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Theorizing the American Empire: Life with a Bengal Tiger

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Theorizing the American Empire: Life with a Bengal Tiger

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  1. Theorizing the American Empire: Life with a Bengal Tiger Hans N. Weiler Stanford University Third Byblos Autumn School, September 2005

  2. Prelude Jefferson and the historic mission of the American empire: “May (this decision) be to the world, what I believe it will be (to some parts sooner, to some parts later, but finally to all), the signal of arousing men to burst the chains under which monkish ignorance and superstition had persuaded them to bind themselves, and to assume the blessings and security of self-government.” (1826) Byblos, September 2005

  3. The legacy of “American exceptionalism” • The New England settlers as “the chosen people” • America as “the new Zion”, “the shining city on the hill”, the “Novus Ordo Seclorum” • Jedidiah Morse (1792), Albert Beveridge (ca. 1900) • Wehler: “a hinge joining Calvinist predestination with secular Messianism” Byblos, September 2005

  4. Debating the notion of American empire • Staunchly advocating the notion of American empire: Neo-cons and their intellectual brethren • The moderate critics: Theories of ambivalence about empire • Constructing alternative theories: Institutionalism and multi-polarity • The Skeptics: Rejecting the notion of American empire Byblos, September 2005

  5. Staunchly advocating the notion of American empire • Robert Kagan • Michael Mandelbaum • Et al.: Max Boot, Niall Ferguson, Richard Perle Byblos, September 2005

  6. The moderate critics: Theories of ambivalence about empire • Michael Ignatieff: Empire Lite • Ulrich Wehler: The informal empire • Josef Joffe: The empire in need of help Byblos, September 2005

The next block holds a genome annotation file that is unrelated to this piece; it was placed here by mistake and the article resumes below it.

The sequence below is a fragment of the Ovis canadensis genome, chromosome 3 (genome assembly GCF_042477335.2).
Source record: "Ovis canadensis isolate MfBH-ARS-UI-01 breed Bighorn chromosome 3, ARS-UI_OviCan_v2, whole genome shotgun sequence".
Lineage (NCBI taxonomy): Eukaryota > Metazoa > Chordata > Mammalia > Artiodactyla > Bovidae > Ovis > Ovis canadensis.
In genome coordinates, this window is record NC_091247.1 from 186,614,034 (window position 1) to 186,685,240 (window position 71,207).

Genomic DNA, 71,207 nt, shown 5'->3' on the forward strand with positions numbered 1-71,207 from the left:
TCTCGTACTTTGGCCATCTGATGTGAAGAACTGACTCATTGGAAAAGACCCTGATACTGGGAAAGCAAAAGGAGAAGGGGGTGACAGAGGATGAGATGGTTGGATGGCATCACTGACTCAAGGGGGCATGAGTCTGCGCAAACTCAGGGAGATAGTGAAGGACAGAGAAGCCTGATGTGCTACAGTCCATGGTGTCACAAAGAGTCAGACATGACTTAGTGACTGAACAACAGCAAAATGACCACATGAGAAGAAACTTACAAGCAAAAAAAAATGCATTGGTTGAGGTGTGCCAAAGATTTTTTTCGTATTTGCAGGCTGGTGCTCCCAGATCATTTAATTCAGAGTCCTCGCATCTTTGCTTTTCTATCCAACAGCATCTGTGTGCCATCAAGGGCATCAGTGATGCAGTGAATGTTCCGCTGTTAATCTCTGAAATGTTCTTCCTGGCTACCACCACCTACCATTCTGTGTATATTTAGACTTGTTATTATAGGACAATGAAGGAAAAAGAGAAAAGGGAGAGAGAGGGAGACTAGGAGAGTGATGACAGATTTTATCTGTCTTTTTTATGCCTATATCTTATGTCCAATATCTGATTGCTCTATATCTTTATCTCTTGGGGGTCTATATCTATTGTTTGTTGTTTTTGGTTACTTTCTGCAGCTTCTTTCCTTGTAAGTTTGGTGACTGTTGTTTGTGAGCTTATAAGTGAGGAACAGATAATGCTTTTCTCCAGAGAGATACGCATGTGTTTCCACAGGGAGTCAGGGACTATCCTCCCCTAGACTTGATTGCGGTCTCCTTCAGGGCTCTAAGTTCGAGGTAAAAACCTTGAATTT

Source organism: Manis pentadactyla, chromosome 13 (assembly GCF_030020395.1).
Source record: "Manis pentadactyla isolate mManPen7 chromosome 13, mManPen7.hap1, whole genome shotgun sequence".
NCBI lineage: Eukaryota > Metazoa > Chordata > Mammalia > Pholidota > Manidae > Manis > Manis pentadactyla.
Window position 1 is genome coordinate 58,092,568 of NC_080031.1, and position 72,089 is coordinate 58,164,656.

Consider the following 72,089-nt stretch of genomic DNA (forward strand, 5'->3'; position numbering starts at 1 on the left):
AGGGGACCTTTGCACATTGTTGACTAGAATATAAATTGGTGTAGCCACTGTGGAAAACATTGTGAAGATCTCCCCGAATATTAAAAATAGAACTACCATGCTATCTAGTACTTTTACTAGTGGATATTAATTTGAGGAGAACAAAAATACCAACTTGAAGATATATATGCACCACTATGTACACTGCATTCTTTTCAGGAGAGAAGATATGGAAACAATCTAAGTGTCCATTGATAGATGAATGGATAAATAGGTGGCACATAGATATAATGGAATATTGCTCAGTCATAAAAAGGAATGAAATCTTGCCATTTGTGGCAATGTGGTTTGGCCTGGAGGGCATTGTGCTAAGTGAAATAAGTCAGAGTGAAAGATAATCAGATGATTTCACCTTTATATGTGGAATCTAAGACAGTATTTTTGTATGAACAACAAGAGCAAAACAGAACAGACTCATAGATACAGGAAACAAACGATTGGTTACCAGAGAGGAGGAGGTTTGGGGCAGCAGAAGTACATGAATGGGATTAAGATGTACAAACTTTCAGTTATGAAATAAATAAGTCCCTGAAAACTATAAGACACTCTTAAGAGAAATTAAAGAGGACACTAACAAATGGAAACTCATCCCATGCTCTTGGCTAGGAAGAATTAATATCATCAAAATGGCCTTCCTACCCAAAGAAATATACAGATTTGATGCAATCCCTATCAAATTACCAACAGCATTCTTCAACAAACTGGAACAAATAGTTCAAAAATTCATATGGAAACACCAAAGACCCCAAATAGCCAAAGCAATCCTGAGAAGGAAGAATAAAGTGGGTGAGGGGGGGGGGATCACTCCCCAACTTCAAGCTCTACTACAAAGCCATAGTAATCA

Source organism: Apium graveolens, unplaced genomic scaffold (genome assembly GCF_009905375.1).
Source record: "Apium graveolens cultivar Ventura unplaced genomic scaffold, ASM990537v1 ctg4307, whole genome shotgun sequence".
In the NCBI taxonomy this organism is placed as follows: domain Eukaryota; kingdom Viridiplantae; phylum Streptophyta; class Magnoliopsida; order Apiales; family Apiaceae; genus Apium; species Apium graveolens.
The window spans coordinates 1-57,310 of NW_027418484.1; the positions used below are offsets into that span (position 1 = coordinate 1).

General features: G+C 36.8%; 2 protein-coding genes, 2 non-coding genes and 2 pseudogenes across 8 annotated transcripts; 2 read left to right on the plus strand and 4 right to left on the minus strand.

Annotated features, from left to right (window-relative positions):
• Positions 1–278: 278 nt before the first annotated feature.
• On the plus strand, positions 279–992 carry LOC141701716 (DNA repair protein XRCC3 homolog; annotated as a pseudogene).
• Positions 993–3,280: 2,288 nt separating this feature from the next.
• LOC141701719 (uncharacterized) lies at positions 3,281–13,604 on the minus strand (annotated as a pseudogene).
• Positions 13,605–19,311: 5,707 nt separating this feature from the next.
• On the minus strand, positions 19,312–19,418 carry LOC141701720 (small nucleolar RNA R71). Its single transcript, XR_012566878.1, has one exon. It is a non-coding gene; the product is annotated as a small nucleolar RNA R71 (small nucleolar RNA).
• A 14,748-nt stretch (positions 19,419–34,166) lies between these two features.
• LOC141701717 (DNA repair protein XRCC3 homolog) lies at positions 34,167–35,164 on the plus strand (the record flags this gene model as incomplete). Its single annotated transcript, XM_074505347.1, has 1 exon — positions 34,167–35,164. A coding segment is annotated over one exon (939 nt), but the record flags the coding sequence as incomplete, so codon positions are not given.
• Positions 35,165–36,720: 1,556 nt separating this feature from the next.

7. Constructing alternative theories: Institutionalism, multi-polarity, sovereignty, democracy • Joseph Nye: Hard and soft power • Robert Keohane: After Hegemony • Charles Kupchan: Multipolar worlds • Stephen Krasner: Crises of sovereignty • Michael Hardt and Antonio Negri: Empire and the multitude • Jennifer Pitts and Sankar Muthu: Liberalism’s ambiguous dance with empire Byblos, September 2005

  8. The Skeptics: Rejecting the notion of American empire • Andrew Bacevich: Perverted American militarism • David Rieff: Fantasies about empire • Emmanuel Todd: Too weak for empire • Harald Müller: Confrontative hegemony • Rashid Khalidi: Limitations of raw power Byblos, September 2005

  9. Back to the lifeboat Byblos, September 2005

  10. Questions for discussion (1) • 1. How helpful is Nye’s distinction between “hard” and “soft” power in understanding the role of the United States in world politics? • 2. A number of authors emphasize the role of developments in information and communi-cation technology in shaping the future of inter-national relations. Do you find this view per-suasive, and what is in your opinion the role of information technology in the future of international relations? Byblos, September 2005

  11. Questions for discussion (2) • 3. What is the empirical evidence for the emergence of a multi-polar world system, and how compelling and solid is it? • 4. How critical is military strength in sustaining U.S. influence in world politics, as compared to economic strength, moral integrity, or diplomatic skill? Byblos, September 2005

  12. Questions for discussion (3) • 5. How valid is the argument that a functioning U.S. hegemony is needed in order to effectively deal with humanitarian crises (à la Liberia, Kosovo, Zimbabwe)? If the argument is not valid, how do you propose that humanitarian crises should be effectively handled? Byblos, September 2005

  13. Questions for discussion (4) • 6. A hegemon, by definition, needs no democratic legitimation beyond the means (military, economic) to sustain his hegemony. How would a non-hegemonic world system – managed by, for example, international organizations – establish and sustain its legitimacy? Does Hardt’s and Negri’s notion of “multitude” (2004) solve that problem? Byblos, September 2005

  14. Questions for discussion (5) • 7. There are widely contrasting statements in the literature on the role of the United States in the world. E. Todd considers the U.S. “a superpower that has become economically dependent and politically redundant” (2004, 31). Michael Ignatieff argues, with a view to the U.S. and problems of “failed states”: “nobody likes empires, but there are some problems for which there are only imperial solutions” (2003, 11). Who is (more) right? Byblos, September 2005

  15. Questions for discussion (6) • 8. Charles Kupchan sees a connection between “the end of American primacy” in the world and “the end of a particular historical epoch – that of industrial capitalism, liberal democracy, and the nation state” (2002, 35). Do you agree? • 9. Is “transnational interdependence” (Nye) a viable alternative to hegemony, American or otherwise? Byblos, September 2005

  16. Email: weiler@stanford.eduwww.stanford.edu/people/weiler Byblos, September 2005